Weather as a noun is the state of the atmosphere at a certain time and place – sunny, windy, snowing, hot, cold, etc. To weather (the verb) is to change in appearance or form through long exposure to the weather (more commonly: to be weathered).
Under the weather means unwell or depressed – you’re metaphorically under a cloud of unwellness, I suppose!
Whether is a conjunction expressing …
- a choice between two alternatives – “I can’t decide whether to go to the cinema or the park”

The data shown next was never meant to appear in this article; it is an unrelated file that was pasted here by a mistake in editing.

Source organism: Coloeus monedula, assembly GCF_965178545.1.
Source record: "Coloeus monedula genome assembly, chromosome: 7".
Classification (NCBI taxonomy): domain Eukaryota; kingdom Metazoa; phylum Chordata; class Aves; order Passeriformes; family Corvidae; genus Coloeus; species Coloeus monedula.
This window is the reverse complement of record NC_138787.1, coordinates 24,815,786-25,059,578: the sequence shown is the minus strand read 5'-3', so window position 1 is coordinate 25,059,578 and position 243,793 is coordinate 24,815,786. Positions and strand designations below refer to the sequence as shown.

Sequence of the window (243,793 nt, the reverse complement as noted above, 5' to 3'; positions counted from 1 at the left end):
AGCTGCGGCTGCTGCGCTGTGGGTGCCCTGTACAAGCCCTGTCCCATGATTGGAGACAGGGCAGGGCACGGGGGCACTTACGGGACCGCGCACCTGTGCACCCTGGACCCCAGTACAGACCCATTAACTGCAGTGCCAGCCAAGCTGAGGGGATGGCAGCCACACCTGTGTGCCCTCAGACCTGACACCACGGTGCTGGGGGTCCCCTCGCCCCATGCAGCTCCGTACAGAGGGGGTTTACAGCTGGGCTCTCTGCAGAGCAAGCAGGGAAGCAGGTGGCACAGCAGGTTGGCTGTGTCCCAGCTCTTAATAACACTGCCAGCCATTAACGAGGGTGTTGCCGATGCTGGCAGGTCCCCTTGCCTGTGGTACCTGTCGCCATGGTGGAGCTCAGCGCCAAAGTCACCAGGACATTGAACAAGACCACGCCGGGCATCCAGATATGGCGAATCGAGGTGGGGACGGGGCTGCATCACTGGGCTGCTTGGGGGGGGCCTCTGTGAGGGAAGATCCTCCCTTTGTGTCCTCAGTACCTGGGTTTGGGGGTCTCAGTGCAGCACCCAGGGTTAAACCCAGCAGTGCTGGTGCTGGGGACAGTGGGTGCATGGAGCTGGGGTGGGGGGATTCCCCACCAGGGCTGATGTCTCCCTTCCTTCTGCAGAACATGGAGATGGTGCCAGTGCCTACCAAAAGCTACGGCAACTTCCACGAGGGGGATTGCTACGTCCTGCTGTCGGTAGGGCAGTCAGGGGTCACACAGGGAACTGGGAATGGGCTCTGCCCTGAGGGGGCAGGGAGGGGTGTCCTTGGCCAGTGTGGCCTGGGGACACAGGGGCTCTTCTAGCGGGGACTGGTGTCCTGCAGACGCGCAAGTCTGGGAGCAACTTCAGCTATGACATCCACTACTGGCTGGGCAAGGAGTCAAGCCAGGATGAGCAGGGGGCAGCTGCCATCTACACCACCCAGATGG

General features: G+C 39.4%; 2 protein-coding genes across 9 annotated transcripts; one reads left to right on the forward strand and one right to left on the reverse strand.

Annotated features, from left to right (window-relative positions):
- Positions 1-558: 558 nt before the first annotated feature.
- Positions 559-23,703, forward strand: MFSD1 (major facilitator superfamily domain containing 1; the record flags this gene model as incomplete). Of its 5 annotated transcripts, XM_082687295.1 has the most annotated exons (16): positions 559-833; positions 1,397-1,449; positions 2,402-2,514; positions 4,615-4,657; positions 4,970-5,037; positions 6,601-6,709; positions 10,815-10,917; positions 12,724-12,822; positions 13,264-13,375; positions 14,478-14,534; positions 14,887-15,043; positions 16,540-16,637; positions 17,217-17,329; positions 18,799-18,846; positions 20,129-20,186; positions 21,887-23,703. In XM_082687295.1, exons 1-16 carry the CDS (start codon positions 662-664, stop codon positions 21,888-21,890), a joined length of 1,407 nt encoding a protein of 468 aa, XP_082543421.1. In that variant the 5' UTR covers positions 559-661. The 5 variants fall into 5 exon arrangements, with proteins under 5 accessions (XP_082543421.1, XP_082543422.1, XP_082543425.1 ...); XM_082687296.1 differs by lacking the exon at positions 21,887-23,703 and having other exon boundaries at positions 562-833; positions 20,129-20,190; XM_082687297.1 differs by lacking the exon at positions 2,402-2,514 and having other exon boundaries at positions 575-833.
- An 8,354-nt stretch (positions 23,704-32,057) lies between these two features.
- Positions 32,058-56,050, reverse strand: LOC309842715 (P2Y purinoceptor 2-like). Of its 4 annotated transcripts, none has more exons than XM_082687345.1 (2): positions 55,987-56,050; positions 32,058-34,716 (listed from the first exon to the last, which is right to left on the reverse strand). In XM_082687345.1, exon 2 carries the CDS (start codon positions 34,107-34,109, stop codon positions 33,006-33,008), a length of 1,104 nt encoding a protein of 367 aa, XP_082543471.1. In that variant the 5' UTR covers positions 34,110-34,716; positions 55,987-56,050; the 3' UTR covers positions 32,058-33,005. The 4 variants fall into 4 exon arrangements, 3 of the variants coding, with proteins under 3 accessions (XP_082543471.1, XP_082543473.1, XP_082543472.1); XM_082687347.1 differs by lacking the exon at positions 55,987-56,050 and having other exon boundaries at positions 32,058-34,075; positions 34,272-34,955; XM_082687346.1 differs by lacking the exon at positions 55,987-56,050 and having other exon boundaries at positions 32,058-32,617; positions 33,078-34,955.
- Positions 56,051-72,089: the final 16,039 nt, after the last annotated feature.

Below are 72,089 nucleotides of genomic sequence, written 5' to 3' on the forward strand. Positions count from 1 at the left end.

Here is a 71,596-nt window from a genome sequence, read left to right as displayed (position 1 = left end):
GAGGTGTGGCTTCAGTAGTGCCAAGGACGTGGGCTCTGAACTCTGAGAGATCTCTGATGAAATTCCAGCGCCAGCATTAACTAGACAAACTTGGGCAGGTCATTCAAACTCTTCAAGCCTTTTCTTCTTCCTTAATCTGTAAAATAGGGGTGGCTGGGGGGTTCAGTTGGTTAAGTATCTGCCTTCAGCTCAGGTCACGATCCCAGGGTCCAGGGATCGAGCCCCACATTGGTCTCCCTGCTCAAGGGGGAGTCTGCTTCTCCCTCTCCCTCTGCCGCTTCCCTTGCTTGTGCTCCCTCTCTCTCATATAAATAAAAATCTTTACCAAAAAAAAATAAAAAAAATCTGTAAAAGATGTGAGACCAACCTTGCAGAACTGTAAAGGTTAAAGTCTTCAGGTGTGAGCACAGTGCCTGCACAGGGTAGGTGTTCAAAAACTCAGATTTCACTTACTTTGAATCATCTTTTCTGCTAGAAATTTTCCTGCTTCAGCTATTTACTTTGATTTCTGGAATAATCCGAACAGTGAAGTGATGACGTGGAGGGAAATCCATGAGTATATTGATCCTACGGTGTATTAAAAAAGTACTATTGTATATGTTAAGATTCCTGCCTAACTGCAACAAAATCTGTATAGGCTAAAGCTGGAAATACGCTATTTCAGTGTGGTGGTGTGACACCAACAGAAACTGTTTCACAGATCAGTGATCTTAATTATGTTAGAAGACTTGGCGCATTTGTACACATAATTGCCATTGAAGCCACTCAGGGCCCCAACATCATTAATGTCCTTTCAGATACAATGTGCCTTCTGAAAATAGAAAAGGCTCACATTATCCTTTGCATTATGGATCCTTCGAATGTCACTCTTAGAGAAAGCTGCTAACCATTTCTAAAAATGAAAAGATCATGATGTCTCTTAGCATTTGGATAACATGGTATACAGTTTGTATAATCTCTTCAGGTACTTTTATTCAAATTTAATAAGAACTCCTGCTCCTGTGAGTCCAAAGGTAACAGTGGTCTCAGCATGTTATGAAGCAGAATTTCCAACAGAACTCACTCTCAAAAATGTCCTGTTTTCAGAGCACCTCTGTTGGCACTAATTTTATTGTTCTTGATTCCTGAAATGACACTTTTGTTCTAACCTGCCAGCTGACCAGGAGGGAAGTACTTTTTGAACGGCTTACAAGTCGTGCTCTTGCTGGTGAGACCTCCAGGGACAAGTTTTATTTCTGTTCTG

- a doubt, either expressing a question or investigation – “I don’t know whether keeping this hat I’ve found is the right thing to do” / “He will check whether she lost a hat”
- an indication that a statement is true, whichever of the alternatives mentioned is the case “I will go to the cinema whether they’re showing a western or a thriller”
Of course, the two can always be found together: “I’ll go out, whether the weather is sunny or wet”, but hopefully you know the difference now!
Edited to add – my friend, Ian Braisby, just reminded me that a wether is a castrated sheep! So now you know …